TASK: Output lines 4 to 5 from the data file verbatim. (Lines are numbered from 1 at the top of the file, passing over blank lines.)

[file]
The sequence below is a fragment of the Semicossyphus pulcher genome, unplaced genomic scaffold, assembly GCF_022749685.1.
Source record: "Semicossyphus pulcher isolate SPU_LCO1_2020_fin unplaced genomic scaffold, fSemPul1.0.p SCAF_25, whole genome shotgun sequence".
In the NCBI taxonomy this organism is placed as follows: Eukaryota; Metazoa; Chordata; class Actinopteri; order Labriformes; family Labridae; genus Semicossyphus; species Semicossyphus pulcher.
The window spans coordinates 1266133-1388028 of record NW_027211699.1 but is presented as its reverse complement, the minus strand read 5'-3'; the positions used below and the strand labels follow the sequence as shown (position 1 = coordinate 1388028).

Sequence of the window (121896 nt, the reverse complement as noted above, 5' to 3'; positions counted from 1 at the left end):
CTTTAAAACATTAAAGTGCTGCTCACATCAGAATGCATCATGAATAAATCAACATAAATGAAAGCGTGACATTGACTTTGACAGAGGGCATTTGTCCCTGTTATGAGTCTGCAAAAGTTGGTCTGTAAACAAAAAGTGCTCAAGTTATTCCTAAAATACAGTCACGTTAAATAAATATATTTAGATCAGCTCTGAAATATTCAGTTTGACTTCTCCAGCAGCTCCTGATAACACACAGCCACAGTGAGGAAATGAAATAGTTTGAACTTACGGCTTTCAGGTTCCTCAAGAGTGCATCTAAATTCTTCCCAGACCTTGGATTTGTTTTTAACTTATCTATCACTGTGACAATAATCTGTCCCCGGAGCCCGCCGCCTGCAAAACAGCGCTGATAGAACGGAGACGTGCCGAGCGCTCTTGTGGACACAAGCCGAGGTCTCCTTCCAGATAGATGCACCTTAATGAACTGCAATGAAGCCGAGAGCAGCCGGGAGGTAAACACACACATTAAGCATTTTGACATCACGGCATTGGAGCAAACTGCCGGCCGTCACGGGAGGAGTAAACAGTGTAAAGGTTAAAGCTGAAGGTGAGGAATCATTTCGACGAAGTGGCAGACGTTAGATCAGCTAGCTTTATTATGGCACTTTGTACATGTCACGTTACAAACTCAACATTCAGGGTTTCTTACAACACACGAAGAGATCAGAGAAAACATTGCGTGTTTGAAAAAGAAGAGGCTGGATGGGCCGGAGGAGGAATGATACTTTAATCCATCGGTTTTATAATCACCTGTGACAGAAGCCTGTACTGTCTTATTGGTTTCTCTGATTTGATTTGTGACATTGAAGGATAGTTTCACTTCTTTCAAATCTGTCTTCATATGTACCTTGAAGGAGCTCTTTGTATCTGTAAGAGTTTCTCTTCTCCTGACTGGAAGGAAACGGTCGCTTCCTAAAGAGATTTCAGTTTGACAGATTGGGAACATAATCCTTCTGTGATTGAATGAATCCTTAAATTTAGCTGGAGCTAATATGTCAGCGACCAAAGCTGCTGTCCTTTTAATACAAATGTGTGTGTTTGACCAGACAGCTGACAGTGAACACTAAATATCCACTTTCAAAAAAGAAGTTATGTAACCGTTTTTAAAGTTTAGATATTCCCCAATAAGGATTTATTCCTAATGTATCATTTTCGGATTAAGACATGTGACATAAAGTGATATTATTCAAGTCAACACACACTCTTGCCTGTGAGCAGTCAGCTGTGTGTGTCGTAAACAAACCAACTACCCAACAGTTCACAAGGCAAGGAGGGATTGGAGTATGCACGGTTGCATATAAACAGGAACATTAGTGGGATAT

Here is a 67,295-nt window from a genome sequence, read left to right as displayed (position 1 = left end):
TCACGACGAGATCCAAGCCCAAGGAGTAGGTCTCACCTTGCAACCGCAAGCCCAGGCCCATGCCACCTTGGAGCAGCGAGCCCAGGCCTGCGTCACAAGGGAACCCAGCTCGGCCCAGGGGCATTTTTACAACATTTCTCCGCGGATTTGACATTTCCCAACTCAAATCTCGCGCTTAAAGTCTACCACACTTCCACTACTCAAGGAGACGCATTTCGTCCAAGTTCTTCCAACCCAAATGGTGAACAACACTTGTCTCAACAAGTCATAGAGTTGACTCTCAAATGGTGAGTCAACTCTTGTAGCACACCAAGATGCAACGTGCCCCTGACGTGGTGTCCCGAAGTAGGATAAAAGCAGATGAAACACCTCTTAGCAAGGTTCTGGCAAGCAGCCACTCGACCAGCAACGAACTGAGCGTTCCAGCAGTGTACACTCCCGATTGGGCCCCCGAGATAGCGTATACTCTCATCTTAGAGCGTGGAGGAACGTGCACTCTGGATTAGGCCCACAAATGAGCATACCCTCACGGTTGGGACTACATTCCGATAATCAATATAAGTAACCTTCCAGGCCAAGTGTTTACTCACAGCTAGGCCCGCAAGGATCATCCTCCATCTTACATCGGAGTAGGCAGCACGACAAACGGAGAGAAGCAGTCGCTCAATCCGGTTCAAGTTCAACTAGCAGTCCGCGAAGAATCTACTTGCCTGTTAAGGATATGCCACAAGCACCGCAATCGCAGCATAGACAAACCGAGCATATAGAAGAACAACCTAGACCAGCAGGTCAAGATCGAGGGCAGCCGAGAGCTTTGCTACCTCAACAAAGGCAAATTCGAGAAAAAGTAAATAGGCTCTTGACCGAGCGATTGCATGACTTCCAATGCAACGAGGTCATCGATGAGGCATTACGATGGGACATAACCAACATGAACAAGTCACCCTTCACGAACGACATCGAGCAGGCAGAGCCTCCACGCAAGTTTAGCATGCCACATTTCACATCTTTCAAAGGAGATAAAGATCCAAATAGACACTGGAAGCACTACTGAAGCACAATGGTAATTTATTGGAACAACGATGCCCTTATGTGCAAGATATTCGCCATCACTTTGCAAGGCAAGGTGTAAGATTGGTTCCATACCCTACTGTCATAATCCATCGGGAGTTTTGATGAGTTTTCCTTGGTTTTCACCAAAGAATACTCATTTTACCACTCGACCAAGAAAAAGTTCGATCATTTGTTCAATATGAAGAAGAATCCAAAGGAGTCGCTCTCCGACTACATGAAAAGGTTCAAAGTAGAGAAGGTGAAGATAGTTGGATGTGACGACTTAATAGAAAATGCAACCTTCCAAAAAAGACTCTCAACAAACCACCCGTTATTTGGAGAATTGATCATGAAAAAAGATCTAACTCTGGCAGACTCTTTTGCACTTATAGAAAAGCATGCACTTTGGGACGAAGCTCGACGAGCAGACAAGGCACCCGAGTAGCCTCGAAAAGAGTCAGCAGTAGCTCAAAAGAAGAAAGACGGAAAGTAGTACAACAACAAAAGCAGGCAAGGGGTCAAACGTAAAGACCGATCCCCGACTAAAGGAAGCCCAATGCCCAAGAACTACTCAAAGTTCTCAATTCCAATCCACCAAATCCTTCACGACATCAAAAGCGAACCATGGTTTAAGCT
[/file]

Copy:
The window spans coordinates 1266133-1388028 of record NW_027211699.1 but is presented as its reverse complement, the minus strand read 5'-3'; the positions used below and the strand labels follow the sequence as shown (position 1 = coordinate 1388028).

Sequence of the window (121896 nt, the reverse complement as noted above, 5' to 3'; positions counted from 1 at the left end):